The Washington Post

Activists’ petition urges Corcoran Gallery to reconsider decision to sell building

A group opposing the potential sale of the Corcoran Gallery of Art’s historic Beaux-Arts building called upon its board chairman and director to reconsider their decision and “demonstrate a greater commitment” to remaining in Washington.

The Save the Corcoran Coalition on Monday sent Fred Bollerer, director and president, and board Chairman Harry F. Hopper III a 3,200-signature petition urging leaders to solicit greater community input and explore other options to make the 17th and New York Avenue NW location financially viable.

Officials made the June 4 decision to explore selling the building, citing repeated deficits and the need for nearly $130 million in renovations to the 1897 building. Since then, the Corcoran has sponsored two community meetings to detail the decision and get feedback, and it is hosting a third on Thursday to focus on the Corcoran College of Art + Design. But activists say the process hasn’t gone far enough in involving stakeholders.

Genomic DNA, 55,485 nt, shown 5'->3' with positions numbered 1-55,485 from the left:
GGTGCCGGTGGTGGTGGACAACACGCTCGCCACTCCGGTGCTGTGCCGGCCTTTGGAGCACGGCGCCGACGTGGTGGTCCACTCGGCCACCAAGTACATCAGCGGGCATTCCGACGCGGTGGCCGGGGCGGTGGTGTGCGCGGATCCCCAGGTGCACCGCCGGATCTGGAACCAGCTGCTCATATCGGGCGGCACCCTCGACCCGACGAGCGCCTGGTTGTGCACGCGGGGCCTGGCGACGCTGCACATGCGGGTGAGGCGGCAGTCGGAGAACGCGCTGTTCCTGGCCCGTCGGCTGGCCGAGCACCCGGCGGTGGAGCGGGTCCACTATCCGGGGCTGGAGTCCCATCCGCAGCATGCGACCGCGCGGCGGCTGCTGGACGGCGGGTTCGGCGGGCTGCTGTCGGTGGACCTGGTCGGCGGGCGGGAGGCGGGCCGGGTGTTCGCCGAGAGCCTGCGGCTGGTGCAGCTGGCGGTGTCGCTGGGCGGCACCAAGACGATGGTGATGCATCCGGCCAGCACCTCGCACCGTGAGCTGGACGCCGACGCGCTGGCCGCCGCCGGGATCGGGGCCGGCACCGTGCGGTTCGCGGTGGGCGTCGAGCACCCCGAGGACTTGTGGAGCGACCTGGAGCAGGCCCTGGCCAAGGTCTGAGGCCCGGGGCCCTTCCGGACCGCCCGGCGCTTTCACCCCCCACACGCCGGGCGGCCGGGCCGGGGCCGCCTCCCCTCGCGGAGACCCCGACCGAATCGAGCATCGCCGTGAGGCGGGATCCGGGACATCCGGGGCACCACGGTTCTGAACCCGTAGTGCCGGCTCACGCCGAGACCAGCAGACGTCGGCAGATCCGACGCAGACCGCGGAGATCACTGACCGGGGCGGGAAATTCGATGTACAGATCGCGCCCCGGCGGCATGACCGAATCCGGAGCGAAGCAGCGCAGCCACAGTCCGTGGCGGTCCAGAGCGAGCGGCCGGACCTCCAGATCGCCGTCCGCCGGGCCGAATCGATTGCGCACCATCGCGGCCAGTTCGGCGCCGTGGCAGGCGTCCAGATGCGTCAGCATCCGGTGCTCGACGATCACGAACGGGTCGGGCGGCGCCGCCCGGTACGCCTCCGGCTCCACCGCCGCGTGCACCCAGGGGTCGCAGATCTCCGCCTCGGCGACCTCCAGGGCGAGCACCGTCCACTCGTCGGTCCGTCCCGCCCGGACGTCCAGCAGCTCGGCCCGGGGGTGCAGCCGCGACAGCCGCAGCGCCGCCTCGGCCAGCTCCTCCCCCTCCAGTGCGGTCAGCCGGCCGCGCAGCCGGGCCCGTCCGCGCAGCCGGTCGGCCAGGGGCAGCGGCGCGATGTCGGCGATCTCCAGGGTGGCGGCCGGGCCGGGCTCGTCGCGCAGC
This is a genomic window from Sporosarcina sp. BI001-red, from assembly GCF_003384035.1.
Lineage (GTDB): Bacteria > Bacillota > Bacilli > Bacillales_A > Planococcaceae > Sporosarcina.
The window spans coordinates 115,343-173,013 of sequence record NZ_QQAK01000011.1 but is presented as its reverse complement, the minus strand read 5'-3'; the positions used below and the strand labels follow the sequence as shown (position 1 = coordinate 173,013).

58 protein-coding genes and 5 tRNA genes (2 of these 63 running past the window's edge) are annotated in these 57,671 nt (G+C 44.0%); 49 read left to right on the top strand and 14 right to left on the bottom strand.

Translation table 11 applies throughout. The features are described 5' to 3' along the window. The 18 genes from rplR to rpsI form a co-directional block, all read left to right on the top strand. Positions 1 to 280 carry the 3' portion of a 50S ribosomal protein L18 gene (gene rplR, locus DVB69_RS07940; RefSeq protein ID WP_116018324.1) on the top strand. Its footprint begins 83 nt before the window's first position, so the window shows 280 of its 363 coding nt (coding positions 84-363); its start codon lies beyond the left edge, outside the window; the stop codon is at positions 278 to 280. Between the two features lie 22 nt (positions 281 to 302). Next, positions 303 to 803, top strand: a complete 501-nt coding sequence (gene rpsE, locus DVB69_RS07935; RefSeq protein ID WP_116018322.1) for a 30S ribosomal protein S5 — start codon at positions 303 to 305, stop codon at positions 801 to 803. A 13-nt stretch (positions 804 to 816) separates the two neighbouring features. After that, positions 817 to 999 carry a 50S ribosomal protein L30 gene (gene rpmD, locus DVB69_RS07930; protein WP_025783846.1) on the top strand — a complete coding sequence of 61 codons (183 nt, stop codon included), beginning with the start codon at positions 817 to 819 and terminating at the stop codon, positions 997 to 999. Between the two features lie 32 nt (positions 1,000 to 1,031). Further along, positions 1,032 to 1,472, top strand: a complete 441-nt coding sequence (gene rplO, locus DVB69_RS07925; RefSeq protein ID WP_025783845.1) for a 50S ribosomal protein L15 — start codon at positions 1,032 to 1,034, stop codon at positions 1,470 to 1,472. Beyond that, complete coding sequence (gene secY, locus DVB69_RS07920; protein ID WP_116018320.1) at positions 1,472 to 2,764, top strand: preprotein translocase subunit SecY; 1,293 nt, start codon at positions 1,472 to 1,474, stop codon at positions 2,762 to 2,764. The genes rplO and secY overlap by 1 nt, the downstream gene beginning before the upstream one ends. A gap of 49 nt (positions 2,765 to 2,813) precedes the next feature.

At a meeting Aug. 2, Bollerer and several board members attended but did not speak, and they are not scheduled to do so at Thursday’s meeting, with Corcoran officials citing their desire to hear community concerns.

But a spokeswoman for Save the Corcoran, Jayme McLellan, said that for such an important decision, Corcoran officials in a decision-making capacity should “listen and dialogue with the community.” McLellan, who said there has been no response from the Corcoran to the petition, said “there’s not a cookie-cutter fix, but let’s come up with them together. I believe there are more solutions than problems.”

A statement from the Corcoran characterized the museum as “grateful” for outpourings of concern and expressions of support: “We want to reaffirm what we have already stated: that the Trustees are actively exploring every feasible option for the Corcoran.”

Show Comments

To keep reading, please enter your email address.

You’ll also receive from The Washington Post:
  • A free 6-week digital subscription
  • Our daily newsletter in your inbox

Please enter a valid email address

I have read and agree to the Terms of Service and Privacy Policy.

Please indicate agreement.

Thank you.

Check your inbox. We’ve sent an email explaining how to set up an account and activate your free digital subscription.